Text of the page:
B = behavior change: the only way to make an impact on this disease is through sustained behavioral change; this requires intense efforts with small groups of people  involved in high-risk behaviour so that group pressure & sanctions for breaking accepted norms are strong enough to ensure compliance.
C4 = continence, condom promotion, community approaches, and continuity: These are the components of the processes and strategy that emerged to bring about sustained behavioral change.
D = drugs, care and support: No HIV intervention can be considered complete or ethical without responding to the existing situation of an increasing number of infected persons. Services should include affordable and regular access to drugs, nutrition, basic care and support for those infected and affected by the disease.
E = empowerment – socio economic empowerment to reduce risks related to vulnerability; includes the skills and confidence to decide and to lobby for change of oppressive power relations related to gender and social structure and for space to take up alternate livelihoods

The major components of a strategy that emerged during the first year itself that Myrada gradually integrated into the original Soukhya design are described below.

Outreach – Strategy, institutions and sustainability

Outreach strategy: KHPT’s strategy was a “peer led only” approach to provide outreach services to the community of female sex workers. The peers – who were selected and trained from among the sex worker community – met individuals on a one to one basis over the 5 year period.
Myrada used this peer approach as an entry point to establish a rapport with the community and to initiate basic outreach services. From its experience in various programs over twenty five years Myrada learnt that direct contact between all its staff (including senior staff) and the clients, in this case the sex workers, is important if the staff are to empathise with the community and pick up their messages quickly and correctly. Hence all the Myrada staff members including the community facilitators and Taluk Co-ordinators and not only the peers, met the community members at least once in 2-3 months. These interactions took place directly through special meetings which were structured in advance, so that the female sex workers could interact with senior Myrada staff directly. What emerged was a common vision broadly shared by sex workers who aspired to reach a stage where they have the power to insist on “Safe sex” (often against client’s demands), without “oppression from pimps” (who take a large proportion of the sex workers earnings) and without “harassment/marginalisation” from society or from any individual in their official capacity”. It was clear that the major concern was related to “power relations” embedded in gender and society which oppressed them in one way or the other .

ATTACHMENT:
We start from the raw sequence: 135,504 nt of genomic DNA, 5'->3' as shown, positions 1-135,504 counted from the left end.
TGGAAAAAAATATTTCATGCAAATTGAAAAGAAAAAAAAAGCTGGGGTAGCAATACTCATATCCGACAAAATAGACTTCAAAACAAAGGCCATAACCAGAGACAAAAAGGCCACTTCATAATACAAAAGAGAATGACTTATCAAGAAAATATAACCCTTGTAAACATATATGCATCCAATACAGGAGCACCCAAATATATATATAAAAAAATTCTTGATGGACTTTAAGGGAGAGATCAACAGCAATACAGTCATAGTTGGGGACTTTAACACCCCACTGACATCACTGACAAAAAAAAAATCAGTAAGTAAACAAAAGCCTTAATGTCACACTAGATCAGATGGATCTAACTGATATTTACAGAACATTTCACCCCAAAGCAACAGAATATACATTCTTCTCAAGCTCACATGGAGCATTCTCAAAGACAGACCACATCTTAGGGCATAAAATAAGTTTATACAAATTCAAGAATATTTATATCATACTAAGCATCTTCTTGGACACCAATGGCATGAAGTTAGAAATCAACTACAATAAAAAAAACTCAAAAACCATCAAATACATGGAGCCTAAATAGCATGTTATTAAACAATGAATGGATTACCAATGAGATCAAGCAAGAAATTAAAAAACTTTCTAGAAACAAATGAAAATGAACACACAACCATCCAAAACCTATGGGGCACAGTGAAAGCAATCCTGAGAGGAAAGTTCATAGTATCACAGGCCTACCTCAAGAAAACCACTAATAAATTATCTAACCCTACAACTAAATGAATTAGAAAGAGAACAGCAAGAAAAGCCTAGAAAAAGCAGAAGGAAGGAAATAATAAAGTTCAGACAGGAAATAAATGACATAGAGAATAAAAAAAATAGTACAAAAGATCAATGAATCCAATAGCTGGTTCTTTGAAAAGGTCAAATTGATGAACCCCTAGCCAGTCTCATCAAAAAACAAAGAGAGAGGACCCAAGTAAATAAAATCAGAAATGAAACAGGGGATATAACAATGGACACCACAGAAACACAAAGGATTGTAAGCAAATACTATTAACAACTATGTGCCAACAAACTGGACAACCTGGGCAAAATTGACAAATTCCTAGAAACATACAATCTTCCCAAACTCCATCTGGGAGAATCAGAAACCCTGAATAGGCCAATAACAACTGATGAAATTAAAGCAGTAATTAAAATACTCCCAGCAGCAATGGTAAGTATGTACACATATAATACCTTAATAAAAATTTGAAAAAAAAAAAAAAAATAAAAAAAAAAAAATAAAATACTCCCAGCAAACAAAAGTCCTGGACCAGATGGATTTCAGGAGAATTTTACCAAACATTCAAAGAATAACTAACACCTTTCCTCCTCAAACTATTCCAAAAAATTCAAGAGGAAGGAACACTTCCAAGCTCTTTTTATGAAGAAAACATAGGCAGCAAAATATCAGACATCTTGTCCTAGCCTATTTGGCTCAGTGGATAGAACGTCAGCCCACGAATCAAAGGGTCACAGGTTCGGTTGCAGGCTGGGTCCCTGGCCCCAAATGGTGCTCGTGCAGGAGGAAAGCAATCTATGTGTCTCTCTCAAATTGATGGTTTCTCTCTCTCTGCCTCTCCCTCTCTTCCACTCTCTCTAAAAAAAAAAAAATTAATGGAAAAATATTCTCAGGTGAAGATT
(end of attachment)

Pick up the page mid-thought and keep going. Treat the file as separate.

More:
Myrada’s previous experiences with SAGs and the Devadasis  indicated that peoples “power” is generated through the dynamics of  well functioning peoples institutions; by participating in these group dynamics, the members gain the confidence and skills (which empowerment  implies) to change oppressive relations . Hence, it began discussing with the sex workers whether they wanted to get organised, and if so, what would be the structure and functions of the organisation. Myrada did not impose any pre-established organisational structure and functions on the sex workers. This approach which started by building institutions of sex workers provided them with the space to influence other components of the Outreach strategy as described below.